Add Earth Networks, the owner of WeatherBug, as well as Telvent DTN to the growing list of forecasters that expect the 2012 hurricane season to produce fewer tropical storms than the last few years.

“Bottom line, the big picture is we’re pretty close to normal in our forecast for the hurricane season in the Atlantic this year,” Earth Networks Senior Meteorologist James Aman said Wednesday.

The WeatherBug meteorology team is forecasting 11-13 named storms in the Atlantic Basin, including six to seven hurricanes, with two to four major hurricanes (Category 3 or higher).

“The favorable La Nina conditions noted in 2011 have now ended, with neutral El Nino-La Nina Southern Oscillation conditions expected this summer,” Aman said. “A weak El Nino might develop by this autumn, which could be a slightly negative factor for the latter part of the hurricane season. This will tend to be balanced by the favorable phase of the long-term Atlantic multi-decade cycle. In addition, water temperatures in the Atlantic basin are closer to normal, and are not as warm as they were for the above-normal season in 2011.”

The potential for hurricane landfall in the United States this year “appears to be near normal,” Earth Networks said.

While the hurricane threat for the entire Atlantic basin is lower than in recent years, the United States — especially the Gulf of Mexico and energy interests located there — could be in greater danger from tropical storms, according to Telvent chief science officer Jeff Johnson.

“This year one thing I am concerned about is the warmer water near the U.S. in the western part of the basin,” Johnson said. “That may tend to enhance the early season threat…and then also any storms that maybe develop a little further out could intensify with short notice as they move toward the U.S.”

That could lead to shorter lead times as storms approach the Gulf coast and energy interests in that area, Johnson noted. “Instead of watching a storm way out in the central Atlantic and knowing about it 10 days ahead, we may see storms pop up with a day notice or two days notice or three days notice in close to the Gulf and off the southeast coast.”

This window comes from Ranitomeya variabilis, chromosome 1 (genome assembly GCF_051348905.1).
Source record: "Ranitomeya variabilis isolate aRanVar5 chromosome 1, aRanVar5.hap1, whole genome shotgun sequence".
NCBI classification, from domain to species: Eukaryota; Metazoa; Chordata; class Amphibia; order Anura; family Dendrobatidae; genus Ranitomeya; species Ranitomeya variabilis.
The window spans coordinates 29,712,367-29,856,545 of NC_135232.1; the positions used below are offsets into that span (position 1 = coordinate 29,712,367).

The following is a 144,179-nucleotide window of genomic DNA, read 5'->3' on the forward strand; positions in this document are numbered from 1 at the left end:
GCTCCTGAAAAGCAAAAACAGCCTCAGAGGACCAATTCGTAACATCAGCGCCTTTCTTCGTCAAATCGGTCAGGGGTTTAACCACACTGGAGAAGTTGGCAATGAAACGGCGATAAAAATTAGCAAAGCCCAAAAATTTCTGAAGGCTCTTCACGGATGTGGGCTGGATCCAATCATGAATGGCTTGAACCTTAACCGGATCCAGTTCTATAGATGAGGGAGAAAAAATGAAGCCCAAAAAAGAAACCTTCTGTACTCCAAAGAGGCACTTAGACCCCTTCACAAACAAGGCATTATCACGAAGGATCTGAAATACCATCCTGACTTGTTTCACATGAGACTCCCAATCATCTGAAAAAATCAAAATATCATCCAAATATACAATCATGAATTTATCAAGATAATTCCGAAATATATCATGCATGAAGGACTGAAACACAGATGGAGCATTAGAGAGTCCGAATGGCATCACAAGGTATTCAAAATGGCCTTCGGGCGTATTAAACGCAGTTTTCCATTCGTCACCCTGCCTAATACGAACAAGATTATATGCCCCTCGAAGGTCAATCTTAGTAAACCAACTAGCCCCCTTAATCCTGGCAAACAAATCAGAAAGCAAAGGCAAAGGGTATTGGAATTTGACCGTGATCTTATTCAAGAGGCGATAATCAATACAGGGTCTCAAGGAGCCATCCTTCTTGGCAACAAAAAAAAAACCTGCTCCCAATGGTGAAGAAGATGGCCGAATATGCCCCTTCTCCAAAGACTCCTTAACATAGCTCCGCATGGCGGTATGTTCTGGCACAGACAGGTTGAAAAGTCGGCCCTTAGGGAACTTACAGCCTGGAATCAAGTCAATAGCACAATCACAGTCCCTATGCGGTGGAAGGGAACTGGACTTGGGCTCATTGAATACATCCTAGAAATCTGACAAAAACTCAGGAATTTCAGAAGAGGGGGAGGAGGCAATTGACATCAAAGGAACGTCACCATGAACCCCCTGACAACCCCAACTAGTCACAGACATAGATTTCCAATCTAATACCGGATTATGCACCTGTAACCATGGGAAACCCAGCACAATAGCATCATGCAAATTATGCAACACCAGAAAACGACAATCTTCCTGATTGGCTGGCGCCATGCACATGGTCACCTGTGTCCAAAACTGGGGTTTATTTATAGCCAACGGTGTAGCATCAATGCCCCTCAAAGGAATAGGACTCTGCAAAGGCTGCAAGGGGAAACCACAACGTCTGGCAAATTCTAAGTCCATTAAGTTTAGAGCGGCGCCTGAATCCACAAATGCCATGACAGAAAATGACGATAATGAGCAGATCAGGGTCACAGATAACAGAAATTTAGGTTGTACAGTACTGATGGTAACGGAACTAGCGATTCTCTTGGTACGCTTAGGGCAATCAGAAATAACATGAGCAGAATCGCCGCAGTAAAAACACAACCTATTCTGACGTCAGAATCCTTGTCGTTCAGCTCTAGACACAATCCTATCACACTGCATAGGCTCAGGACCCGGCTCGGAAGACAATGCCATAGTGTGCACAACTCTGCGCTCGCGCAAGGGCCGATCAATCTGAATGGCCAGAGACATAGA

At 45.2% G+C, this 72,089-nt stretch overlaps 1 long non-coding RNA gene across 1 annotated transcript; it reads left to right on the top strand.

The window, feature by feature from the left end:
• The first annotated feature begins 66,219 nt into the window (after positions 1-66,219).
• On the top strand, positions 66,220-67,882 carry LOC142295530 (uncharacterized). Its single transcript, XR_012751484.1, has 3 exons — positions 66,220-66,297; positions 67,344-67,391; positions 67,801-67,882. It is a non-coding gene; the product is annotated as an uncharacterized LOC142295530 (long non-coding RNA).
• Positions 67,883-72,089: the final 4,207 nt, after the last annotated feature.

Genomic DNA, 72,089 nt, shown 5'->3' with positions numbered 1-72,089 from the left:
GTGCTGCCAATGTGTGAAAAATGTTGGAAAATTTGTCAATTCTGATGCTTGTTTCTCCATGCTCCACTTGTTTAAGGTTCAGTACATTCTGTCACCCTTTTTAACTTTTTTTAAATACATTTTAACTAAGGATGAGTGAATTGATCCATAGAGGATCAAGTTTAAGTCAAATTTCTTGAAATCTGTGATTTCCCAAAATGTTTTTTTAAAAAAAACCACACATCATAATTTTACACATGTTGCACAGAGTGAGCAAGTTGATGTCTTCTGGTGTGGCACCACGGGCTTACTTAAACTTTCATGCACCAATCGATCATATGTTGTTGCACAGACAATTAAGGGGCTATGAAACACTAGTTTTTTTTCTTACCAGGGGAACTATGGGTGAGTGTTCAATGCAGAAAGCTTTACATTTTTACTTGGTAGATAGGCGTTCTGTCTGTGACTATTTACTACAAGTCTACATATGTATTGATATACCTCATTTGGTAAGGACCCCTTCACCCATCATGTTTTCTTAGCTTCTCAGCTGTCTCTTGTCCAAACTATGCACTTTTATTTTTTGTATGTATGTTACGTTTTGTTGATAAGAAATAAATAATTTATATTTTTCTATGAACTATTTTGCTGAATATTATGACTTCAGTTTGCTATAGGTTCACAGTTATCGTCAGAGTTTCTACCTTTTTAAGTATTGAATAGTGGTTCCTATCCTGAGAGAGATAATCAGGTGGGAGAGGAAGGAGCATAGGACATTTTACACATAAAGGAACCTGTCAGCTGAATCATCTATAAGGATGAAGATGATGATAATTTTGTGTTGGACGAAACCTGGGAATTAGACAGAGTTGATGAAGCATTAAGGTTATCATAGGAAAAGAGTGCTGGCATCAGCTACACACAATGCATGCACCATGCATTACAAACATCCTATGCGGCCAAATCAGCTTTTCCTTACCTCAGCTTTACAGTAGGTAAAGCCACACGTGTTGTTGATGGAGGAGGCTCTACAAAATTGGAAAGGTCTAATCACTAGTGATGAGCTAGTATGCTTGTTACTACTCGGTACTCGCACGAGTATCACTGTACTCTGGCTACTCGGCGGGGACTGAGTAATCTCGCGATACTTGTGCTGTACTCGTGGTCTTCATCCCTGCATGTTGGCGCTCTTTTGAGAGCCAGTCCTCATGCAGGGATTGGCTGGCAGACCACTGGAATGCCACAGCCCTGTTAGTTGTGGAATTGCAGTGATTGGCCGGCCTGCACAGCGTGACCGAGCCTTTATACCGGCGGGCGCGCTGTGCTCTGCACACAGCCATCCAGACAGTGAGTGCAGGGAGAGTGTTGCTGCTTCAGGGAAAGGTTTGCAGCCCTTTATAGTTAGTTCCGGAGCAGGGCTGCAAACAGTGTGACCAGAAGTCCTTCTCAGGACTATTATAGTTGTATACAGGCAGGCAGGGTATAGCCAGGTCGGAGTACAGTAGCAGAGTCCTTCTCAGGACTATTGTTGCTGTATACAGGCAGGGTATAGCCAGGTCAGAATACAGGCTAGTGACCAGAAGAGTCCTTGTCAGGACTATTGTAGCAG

Telvent DTN said it is expecting 11 named storms this year, including six hurricanes, two of them major hurricanes.

Other forecasters expecting a relatively quiet hurricane season this year include Weather Services International (forecasting 11 named storms, including six hurricanes, two of them major hurricanes (see Daily GPI, May 23), (12/five/two (see Daily GPI, April 27)) and Colorado State University (10/four/two (see Daily GPI, April 16)). The 1950-2011 average is 12/seven/three and the 1995-2011 average is 15/eight/four.

While last year’s Atlantic hurricane season didn’t bring many tropical storms to Gulf of Mexico energy interests or the North American mainland, it did produce the third-highest number of tropical storms since records began in 1851 and continued a trend of active hurricane seasons begun in 1995 (see Daily GPI, Nov. 29, 2011).

The Atlantic hurricane season, which officially runs from June 1 to Nov. 30, got off to an early start this year with the formation of Tropical Storm Alberto off the coast of South Carolina last weekend. Alberto moved to within 130 miles of Charleston, SC, but was downgraded to a post-tropical cyclone and was moving toward the central Atlantic Ocean by Tuesday.

“I don’t know that you can really read too much into the fact that we had an early season storm,” Aman said. “It may indicate that we do have conditions that are getting close to storm formation…you can’t read too much into it, but it does mean that we’re getting close to the season and atmospherically we’re getting ready to have hurricanes.”

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